July 26, 2019 10:01 am
Updated: July 26, 2019 8:23 pm

Supreme Court of Canada rules no right to civilian jury trial for military members

ABOVE: Military thanks Supreme Court for ruling no right to civilian jury trial for members facing serious offences

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The Supreme Court of Canada says military members accused of serious offences under military law do not have the constitutional right to a civilian jury trial.

In a 5-2 decision released Friday, the court upheld the established system of military justice after a military court of appeal threw it into question last year.

READ MORE: With Canada’s military justice system in limbo, cases are being dropped or reduced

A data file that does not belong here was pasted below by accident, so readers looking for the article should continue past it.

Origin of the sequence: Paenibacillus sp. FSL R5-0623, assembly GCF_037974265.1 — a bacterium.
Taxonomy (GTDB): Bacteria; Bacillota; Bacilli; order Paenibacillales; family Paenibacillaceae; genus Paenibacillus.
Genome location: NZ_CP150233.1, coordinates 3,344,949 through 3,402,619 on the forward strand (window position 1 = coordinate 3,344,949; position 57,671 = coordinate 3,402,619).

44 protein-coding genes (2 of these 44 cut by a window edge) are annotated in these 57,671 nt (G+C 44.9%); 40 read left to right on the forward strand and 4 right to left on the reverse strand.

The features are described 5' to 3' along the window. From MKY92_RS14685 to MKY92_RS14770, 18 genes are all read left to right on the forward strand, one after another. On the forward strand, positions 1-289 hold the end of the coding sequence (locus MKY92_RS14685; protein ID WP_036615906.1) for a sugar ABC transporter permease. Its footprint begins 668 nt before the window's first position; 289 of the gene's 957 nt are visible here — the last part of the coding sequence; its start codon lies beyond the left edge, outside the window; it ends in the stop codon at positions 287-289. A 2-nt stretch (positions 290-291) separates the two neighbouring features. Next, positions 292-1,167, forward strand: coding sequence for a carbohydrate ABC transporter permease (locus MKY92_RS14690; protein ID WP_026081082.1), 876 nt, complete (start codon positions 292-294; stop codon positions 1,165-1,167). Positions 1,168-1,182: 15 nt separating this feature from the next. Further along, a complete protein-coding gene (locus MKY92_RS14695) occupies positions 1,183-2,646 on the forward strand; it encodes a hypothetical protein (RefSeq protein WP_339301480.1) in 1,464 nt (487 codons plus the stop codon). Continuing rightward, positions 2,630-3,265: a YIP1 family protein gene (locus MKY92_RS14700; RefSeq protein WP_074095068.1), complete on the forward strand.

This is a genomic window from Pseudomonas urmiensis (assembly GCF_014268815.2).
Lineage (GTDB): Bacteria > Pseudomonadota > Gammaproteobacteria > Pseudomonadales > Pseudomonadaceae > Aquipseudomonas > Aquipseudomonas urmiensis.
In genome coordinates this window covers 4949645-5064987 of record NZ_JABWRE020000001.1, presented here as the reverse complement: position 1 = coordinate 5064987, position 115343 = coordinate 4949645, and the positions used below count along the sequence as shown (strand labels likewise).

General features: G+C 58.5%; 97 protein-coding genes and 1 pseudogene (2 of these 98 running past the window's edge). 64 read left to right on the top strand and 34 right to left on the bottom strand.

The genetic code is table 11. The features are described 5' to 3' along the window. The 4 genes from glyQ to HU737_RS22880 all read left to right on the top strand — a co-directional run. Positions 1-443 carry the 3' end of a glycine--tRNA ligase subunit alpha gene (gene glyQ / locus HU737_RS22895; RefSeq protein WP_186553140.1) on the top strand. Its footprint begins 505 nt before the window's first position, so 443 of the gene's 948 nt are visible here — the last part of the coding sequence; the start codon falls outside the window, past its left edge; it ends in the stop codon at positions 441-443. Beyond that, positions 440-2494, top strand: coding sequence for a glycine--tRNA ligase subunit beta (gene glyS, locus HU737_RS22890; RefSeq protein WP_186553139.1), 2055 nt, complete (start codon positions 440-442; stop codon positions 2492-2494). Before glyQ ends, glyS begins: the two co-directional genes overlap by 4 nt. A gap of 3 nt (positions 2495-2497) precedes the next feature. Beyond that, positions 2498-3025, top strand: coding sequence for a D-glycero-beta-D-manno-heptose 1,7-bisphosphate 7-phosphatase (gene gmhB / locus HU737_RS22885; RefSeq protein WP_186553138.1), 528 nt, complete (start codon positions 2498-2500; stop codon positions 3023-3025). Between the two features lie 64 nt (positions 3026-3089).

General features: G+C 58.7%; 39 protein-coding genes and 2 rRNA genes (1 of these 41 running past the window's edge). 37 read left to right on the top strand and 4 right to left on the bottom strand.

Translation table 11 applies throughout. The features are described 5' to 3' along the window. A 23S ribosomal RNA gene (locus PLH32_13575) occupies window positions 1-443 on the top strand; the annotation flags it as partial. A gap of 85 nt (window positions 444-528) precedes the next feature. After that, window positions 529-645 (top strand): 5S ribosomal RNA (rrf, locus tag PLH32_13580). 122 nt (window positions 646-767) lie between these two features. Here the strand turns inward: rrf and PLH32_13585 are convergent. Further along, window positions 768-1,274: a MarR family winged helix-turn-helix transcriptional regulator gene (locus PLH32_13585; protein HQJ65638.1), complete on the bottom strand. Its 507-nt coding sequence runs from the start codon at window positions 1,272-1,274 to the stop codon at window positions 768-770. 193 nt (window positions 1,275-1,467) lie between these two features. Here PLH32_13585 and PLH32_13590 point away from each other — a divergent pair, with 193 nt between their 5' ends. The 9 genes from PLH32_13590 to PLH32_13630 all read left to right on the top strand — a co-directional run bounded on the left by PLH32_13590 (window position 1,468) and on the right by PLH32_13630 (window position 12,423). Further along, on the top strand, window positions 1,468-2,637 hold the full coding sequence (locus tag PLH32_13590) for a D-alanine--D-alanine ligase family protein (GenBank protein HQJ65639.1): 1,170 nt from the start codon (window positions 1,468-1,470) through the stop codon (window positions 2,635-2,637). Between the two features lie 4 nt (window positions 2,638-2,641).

WATCH: Supreme Court rules military’s trials without juries are constitutional

Several military members accused of serious criminal and other non-military offences had argued that they had a right to trials by jury, as guaranteed to Canadians under the Charter of Rights and Freedoms.

They argued an exception to that right built into the Charter applied only to “pure” military offences, not ones that came from civilian law.

WATCH: Colonel defends military justice system following Supreme Court decision, says it adds to morale of community

But the court’s majority opinion found the section of military law that transforms serious civilian offences into military ones is constitutional.

The five members of the majority also said no additional military connection is needed beyond the fact the accused was a military member.

WATCH: Defence argues why jury trials more proficient over military panel following Supreme Court decision

© 2019 The Canadian Press

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